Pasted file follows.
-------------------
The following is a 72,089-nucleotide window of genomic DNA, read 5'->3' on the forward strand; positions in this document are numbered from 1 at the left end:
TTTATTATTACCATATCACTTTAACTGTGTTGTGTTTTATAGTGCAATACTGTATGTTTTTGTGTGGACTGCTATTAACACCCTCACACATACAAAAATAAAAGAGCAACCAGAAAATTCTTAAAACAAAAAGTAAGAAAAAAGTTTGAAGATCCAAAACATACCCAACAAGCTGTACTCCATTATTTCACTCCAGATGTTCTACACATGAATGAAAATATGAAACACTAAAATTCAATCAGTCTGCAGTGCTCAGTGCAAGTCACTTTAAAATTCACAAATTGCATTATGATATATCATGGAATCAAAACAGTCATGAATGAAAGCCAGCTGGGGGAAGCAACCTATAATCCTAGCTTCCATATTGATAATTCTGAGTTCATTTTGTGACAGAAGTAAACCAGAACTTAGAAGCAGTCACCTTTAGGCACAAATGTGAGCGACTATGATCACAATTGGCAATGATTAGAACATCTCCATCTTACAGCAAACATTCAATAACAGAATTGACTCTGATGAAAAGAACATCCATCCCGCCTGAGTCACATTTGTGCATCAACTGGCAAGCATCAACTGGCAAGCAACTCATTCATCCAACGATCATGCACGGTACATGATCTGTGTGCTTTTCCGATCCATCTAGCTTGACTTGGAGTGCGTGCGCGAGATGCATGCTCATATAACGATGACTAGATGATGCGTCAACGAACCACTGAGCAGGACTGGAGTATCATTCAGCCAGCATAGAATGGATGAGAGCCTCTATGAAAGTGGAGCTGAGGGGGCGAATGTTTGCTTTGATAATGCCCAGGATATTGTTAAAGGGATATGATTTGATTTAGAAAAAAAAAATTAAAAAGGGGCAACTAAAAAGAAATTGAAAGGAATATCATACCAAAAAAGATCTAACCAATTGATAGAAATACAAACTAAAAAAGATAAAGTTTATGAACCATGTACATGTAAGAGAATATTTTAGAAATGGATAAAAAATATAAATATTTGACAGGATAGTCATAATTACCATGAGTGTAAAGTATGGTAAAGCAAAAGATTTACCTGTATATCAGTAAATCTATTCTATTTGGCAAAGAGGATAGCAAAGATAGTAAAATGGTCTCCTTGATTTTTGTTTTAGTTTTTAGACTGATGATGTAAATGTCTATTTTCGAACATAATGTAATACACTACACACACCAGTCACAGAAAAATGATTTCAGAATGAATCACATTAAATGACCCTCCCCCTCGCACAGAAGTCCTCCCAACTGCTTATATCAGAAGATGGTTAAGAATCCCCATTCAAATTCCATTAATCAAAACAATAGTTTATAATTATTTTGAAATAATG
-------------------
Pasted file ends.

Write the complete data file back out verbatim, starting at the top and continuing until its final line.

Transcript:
The following is a 72,089-nucleotide window of genomic DNA, read 5'->3' on the forward strand; positions in this document are numbered from 1 at the left end:
TTTATTATTACCATATCACTTTAACTGTGTTGTGTTTTATAGTGCAATACTGTATGTTTTTGTGTGGACTGCTATTAACACCCTCACACATACAAAAATAAAAGAGCAACCAGAAAATTCTTAAAACAAAAAGTAAGAAAAAAGTTTGAAGATCCAAAACATACCCAACAAGCTGTACTCCATTATTTCACTCCAGATGTTCTACACATGAATGAAAATATGAAACACTAAAATTCAATCAGTCTGCAGTGCTCAGTGCAAGTCACTTTAAAATTCACAAATTGCATTATGATATATCATGGAATCAAAACAGTCATGAATGAAAGCCAGCTGGGGGAAGCAACCTATAATCCTAGCTTCCATATTGATAATTCTGAGTTCATTTTGTGACAGAAGTAAACCAGAACTTAGAAGCAGTCACCTTTAGGCACAAATGTGAGCGACTATGATCACAATTGGCAATGATTAGAACATCTCCATCTTACAGCAAACATTCAATAACAGAATTGACTCTGATGAAAAGAACATCCATCCCGCCTGAGTCACATTTGTGCATCAACTGGCAAGCATCAACTGGCAAGCAACTCATTCATCCAACGATCATGCACGGTACATGATCTGTGTGCTTTTCCGATCCATCTAGCTTGACTTGGAGTGCGTGCGCGAGATGCATGCTCATATAACGATGACTAGATGATGCGTCAACGAACCACTGAGCAGGACTGGAGTATCATTCAGCCAGCATAGAATGGATGAGAGCCTCTATGAAAGTGGAGCTGAGGGGGCGAATGTTTGCTTTGATAATGCCCAGGATATTGTTAAAGGGATATGATTTGATTTAGAAAAAAAAAATTAAAAAGGGGCAACTAAAAAGAAATTGAAAGGAATATCATACCAAAAAAGATCTAACCAATTGATAGAAATACAAACTAAAAAAGATAAAGTTTATGAACCATGTACATGTAAGAGAATATTTTAGAAATGGATAAAAAATATAAATATTTGACAGGATAGTCATAATTACCATGAGTGTAAAGTATGGTAAAGCAAAAGATTTACCTGTATATCAGTAAATCTATTCTATTTGGCAAAGAGGATAGCAAAGATAGTAAAATGGTCTCCTTGATTTTTGTTTTAGTTTTTAGACTGATGATGTAAATGTCTATTTTCGAACATAATGTAATACACTACACACACCAGTCACAGAAAAATGATTTCAGAATGAATCACATTAAATGACCCTCCCCCTCGCACAGAAGTCCTCCCAACTGCTTATATCAGAAGATGGTTAAGAATCCCCATTCAAATTCCATTAATCAAAACAATAGTTTATAATTATTTTGAAATAATG